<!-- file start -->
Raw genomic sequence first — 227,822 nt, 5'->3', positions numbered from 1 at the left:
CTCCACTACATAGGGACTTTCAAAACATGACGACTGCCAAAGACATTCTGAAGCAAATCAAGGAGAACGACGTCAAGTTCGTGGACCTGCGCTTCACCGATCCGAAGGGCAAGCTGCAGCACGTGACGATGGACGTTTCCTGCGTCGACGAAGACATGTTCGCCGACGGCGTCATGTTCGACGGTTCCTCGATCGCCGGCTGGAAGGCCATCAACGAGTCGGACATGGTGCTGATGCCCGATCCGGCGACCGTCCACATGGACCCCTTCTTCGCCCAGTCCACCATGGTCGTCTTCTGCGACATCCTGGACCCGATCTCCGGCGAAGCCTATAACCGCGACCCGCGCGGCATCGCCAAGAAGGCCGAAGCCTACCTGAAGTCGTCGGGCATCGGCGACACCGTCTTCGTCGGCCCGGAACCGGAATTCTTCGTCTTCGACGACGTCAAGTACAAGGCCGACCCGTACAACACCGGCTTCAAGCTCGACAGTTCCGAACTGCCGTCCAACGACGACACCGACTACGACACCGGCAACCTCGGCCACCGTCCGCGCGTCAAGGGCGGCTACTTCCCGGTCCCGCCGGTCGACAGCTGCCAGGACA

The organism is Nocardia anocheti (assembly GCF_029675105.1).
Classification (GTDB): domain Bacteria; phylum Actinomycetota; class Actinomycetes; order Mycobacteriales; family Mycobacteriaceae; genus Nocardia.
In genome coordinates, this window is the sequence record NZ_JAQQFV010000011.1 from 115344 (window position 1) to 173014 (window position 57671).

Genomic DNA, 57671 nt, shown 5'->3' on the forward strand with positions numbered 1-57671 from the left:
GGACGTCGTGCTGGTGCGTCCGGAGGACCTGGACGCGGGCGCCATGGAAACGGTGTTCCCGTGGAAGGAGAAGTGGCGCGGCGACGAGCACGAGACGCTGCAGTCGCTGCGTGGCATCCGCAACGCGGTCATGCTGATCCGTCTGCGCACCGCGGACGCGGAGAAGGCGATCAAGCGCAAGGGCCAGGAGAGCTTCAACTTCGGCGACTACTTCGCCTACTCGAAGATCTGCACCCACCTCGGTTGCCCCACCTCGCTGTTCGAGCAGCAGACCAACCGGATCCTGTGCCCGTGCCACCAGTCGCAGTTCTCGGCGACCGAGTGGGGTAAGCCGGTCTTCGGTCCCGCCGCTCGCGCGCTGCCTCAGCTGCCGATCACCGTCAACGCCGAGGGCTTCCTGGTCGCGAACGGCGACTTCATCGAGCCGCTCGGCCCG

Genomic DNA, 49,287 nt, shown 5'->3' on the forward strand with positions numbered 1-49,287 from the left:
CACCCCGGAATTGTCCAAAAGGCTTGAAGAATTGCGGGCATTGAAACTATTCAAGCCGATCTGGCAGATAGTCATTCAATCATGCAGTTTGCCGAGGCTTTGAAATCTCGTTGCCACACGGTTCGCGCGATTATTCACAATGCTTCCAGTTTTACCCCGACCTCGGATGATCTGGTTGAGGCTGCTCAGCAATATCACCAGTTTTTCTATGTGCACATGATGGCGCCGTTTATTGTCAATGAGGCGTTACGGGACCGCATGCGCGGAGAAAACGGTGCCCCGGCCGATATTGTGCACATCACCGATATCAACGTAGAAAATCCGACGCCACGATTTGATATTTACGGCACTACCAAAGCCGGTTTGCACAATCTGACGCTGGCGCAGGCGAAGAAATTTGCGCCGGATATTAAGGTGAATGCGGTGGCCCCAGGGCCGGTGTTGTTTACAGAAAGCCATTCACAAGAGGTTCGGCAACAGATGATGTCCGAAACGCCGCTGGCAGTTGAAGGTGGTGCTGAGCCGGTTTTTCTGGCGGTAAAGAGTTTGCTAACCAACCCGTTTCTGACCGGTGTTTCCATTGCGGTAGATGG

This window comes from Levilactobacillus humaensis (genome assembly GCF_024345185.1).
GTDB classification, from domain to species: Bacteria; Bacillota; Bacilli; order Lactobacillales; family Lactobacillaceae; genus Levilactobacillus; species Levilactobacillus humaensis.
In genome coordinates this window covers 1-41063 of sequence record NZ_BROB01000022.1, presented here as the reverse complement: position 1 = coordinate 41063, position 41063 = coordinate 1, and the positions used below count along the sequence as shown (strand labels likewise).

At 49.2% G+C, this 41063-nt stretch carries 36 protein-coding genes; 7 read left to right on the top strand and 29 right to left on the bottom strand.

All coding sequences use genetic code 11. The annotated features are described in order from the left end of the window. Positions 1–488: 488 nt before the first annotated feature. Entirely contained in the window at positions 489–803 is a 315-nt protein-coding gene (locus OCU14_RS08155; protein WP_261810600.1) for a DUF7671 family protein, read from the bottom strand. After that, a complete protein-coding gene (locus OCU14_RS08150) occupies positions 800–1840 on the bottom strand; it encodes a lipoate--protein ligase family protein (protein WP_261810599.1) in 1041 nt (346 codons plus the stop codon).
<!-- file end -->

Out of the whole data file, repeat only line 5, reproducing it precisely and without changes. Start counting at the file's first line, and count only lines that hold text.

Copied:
In genome coordinates, this window is the sequence record NZ_JAQQFV010000011.1 from 115344 (window position 1) to 173014 (window position 57671).